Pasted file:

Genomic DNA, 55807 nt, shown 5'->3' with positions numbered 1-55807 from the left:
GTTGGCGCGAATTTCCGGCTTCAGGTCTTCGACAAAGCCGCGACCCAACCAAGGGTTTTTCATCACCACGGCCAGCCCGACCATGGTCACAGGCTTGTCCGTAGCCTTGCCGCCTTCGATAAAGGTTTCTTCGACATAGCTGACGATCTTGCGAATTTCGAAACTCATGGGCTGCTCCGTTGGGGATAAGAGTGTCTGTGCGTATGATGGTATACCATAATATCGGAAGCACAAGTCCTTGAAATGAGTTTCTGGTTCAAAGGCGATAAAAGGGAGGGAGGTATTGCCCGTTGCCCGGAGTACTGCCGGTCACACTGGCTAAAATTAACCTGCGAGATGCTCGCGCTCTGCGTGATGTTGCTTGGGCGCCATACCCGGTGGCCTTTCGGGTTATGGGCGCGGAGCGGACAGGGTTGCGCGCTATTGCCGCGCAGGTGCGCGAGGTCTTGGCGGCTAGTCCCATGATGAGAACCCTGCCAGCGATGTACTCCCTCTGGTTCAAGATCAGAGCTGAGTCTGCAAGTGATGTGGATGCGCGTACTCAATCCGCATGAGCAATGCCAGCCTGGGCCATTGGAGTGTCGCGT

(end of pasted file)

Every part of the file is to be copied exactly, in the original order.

Genomic DNA, 55807 nt, shown 5'->3' with positions numbered 1-55807 from the left:
GTTGGCGCGAATTTCCGGCTTCAGGTCTTCGACAAAGCCGCGACCCAACCAAGGGTTTTTCATCACCACGGCCAGCCCGACCATGGTCACAGGCTTGTCCGTAGCCTTGCCGCCTTCGATAAAGGTTTCTTCGACATAGCTGACGATCTTGCGAATTTCGAAACTCATGGGCTGCTCCGTTGGGGATAAGAGTGTCTGTGCGTATGATGGTATACCATAATATCGGAAGCACAAGTCCTTGAAATGAGTTTCTGGTTCAAAGGCGATAAAAGGGAGGGAGGTATTGCCCGTTGCCCGGAGTACTGCCGGTCACACTGGCTAAAATTAACCTGCGAGATGCTCGCGCTCTGCGTGATGTTGCTTGGGCGCCATACCCGGTGGCCTTTCGGGTTATGGGCGCGGAGCGGACAGGGTTGCGCGCTATTGCCGCGCAGGTGCGCGAGGTCTTGGCGGCTAGTCCCATGATGAGAACCCTGCCAGCGATGTACTCCCTCTGGTTCAAGATCAGAGCTGAGTCTGCAAGTGATGTGGATGCGCGTACTCAATCCGCATGAGCAATGCCAGCCTGGGCCATTGGAGTGTCGCGT